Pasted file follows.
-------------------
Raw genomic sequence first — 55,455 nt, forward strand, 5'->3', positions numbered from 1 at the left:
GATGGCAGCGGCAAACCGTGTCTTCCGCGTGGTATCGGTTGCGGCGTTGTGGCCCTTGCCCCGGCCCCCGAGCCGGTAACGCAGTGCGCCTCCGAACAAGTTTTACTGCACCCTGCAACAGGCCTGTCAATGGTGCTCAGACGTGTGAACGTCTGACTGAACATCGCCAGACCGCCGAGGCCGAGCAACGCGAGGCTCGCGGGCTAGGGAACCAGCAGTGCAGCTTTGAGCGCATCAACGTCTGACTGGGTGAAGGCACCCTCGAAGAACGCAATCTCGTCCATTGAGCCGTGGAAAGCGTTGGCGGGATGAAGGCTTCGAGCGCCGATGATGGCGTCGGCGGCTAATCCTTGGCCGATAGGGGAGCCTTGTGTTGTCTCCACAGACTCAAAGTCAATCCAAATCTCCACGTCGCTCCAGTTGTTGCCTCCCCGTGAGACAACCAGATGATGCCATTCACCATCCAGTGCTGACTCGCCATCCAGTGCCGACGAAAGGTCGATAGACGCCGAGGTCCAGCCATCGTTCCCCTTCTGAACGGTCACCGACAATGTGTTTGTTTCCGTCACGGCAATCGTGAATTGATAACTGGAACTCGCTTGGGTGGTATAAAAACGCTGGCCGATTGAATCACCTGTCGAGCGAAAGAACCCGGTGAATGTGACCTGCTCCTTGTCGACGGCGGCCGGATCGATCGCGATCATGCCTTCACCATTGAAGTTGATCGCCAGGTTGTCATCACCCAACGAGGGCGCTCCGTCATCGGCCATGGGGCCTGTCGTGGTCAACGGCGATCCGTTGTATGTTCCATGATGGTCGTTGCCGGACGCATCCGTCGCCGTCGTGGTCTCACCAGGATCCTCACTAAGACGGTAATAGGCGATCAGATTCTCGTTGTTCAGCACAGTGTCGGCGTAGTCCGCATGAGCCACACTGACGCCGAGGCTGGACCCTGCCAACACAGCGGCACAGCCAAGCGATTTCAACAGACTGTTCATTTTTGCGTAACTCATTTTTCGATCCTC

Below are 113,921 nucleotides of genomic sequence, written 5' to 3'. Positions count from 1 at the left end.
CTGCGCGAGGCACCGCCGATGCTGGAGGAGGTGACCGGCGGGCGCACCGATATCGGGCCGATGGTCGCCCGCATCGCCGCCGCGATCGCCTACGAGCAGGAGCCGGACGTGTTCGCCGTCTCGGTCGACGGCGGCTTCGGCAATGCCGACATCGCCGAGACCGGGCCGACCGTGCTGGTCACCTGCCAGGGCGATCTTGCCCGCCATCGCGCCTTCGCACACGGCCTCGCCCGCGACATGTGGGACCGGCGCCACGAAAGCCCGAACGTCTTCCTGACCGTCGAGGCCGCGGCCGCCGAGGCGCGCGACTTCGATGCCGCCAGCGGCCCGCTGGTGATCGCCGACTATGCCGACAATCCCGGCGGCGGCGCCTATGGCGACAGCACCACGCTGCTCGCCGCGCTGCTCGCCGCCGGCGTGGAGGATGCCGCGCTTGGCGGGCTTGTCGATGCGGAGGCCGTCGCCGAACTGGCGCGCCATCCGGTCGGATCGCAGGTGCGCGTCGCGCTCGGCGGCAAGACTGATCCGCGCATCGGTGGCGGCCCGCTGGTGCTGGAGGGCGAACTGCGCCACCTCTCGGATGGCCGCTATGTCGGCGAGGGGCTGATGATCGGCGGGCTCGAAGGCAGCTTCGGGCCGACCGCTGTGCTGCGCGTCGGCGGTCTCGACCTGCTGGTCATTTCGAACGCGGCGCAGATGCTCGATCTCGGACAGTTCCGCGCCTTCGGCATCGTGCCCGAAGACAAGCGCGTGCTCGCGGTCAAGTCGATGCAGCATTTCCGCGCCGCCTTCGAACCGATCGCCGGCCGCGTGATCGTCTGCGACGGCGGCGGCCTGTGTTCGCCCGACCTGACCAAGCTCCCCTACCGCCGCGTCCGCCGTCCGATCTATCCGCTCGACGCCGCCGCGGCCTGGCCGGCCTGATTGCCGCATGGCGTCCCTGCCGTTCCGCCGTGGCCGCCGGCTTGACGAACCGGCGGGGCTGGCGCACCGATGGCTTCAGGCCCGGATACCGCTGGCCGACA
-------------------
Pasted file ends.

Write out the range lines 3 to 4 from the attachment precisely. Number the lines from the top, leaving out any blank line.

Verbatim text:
Below are 113,921 nucleotides of genomic sequence, written 5' to 3'. Positions count from 1 at the left end.
CTGCGCGAGGCACCGCCGATGCTGGAGGAGGTGACCGGCGGGCGCACCGATATCGGGCCGATGGTCGCCCGCATCGCCGCCGCGATCGCCTACGAGCAGGAGCCGGACGTGTTCGCCGTCTCGGTCGACGGCGGCTTCGGCAATGCCGACATCGCCGAGACCGGGCCGACCGTGCTGGTCACCTGCCAGGGCGATCTTGCCCGCCATCGCGCCTTCGCACACGGCCTCGCCCGCGACATGTGGGACCGGCGCCACGAAAGCCCGAACGTCTTCCTGACCGTCGAGGCCGCGGCCGCCGAGGCGCGCGACTTCGATGCCGCCAGCGGCCCGCTGGTGATCGCCGACTATGCCGACAATCCCGGCGGCGGCGCCTATGGCGACAGCACCACGCTGCTCGCCGCGCTGCTCGCCGCCGGCGTGGAGGATGCCGCGCTTGGCGGGCTTGTCGATGCGGAGGCCGTCGCCGAACTGGCGCGCCATCCGGTCGGATCGCAGGTGCGCGTCGCGCTCGGCGGCAAGACTGATCCGCGCATCGGTGGCGGCCCGCTGGTGCTGGAGGGCGAACTGCGCCACCTCTCGGATGGCCGCTATGTCGGCGAGGGGCTGATGATCGGCGGGCTCGAAGGCAGCTTCGGGCCGACCGCTGTGCTGCGCGTCGGCGGTCTCGACCTGCTGGTCATTTCGAACGCGGCGCAGATGCTCGATCTCGGACAGTTCCGCGCCTTCGGCATCGTGCCCGAAGACAAGCGCGTGCTCGCGGTCAAGTCGATGCAGCATTTCCGCGCCGCCTTCGAACCGATCGCCGGCCGCGTGATCGTCTGCGACGGCGGCGGCCTGTGTTCGCCCGACCTGACCAAGCTCCCCTACCGCCGCGTCCGCCGTCCGATCTATCCGCTCGACGCCGCCGCGGCCTGGCCGGCCTGATTGCCGCATGGCGTCCCTGCCGTTCCGCCGTGGCCGCCGGCTTGACGAACCGGCGGGGCTGGCGCACCGATGGCTTCAGGCCCGGATACCGCTGGCCGACA